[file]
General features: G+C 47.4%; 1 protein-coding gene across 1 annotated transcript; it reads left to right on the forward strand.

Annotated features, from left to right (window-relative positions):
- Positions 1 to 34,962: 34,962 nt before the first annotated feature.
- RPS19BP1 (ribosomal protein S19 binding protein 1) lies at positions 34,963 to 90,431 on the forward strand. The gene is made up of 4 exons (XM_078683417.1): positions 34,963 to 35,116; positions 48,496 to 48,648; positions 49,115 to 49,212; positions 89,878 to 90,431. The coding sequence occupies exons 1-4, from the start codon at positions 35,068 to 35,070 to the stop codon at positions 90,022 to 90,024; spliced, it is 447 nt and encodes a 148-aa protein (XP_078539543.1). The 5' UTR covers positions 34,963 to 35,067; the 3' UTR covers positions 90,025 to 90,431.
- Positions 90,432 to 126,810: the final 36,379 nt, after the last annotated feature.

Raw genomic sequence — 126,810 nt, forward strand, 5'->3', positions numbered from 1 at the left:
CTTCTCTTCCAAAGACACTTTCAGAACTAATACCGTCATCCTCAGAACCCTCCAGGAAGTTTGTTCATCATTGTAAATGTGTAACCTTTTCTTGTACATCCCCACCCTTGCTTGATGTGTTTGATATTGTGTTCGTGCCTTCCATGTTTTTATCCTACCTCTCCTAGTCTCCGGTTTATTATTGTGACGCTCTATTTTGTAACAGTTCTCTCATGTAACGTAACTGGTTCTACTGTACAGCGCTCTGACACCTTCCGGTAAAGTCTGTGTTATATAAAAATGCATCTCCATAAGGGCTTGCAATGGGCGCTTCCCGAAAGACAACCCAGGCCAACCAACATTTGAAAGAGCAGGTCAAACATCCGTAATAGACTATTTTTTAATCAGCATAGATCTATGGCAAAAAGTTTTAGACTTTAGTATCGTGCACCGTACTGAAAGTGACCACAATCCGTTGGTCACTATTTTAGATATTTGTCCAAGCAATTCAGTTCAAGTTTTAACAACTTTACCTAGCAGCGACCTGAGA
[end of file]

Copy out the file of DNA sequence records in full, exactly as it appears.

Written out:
General features: G+C 47.4%; 1 protein-coding gene across 1 annotated transcript; it reads left to right on the forward strand.

Annotated features, from left to right (window-relative positions):
- Positions 1 to 34,962: 34,962 nt before the first annotated feature.
- RPS19BP1 (ribosomal protein S19 binding protein 1) lies at positions 34,963 to 90,431 on the forward strand. The gene is made up of 4 exons (XM_078683417.1): positions 34,963 to 35,116; positions 48,496 to 48,648; positions 49,115 to 49,212; positions 89,878 to 90,431. The coding sequence occupies exons 1-4, from the start codon at positions 35,068 to 35,070 to the stop codon at positions 90,022 to 90,024; spliced, it is 447 nt and encodes a 148-aa protein (XP_078539543.1). The 5' UTR covers positions 34,963 to 35,067; the 3' UTR covers positions 90,025 to 90,431.
- Positions 90,432 to 126,810: the final 36,379 nt, after the last annotated feature.

Raw genomic sequence — 126,810 nt, forward strand, 5'->3', positions numbered from 1 at the left:
CTTCTCTTCCAAAGACACTTTCAGAACTAATACCGTCATCCTCAGAACCCTCCAGGAAGTTTGTTCATCATTGTAAATGTGTAACCTTTTCTTGTACATCCCCACCCTTGCTTGATGTGTTTGATATTGTGTTCGTGCCTTCCATGTTTTTATCCTACCTCTCCTAGTCTCCGGTTTATTATTGTGACGCTCTATTTTGTAACAGTTCTCTCATGTAACGTAACTGGTTCTACTGTACAGCGCTCTGACACCTTCCGGTAAAGTCTGTGTTATATAAAAATGCATCTCCATAAGGGCTTGCAATGGGCGCTTCCCGAAAGACAACCCAGGCCAACCAACATTTGAAAGAGCAGGTCAAACATCCGTAATAGACTATTTTTTAATCAGCATAGATCTATGGCAAAAAGTTTTAGACTTTAGTATCGTGCACCGTACTGAAAGTGACCACAATCCGTTGGTCACTATTTTAGATATTTGTCCAAGCAATTCAGTTCAAGTTTTAACAACTTTACCTAGCAGCGACCTGAGA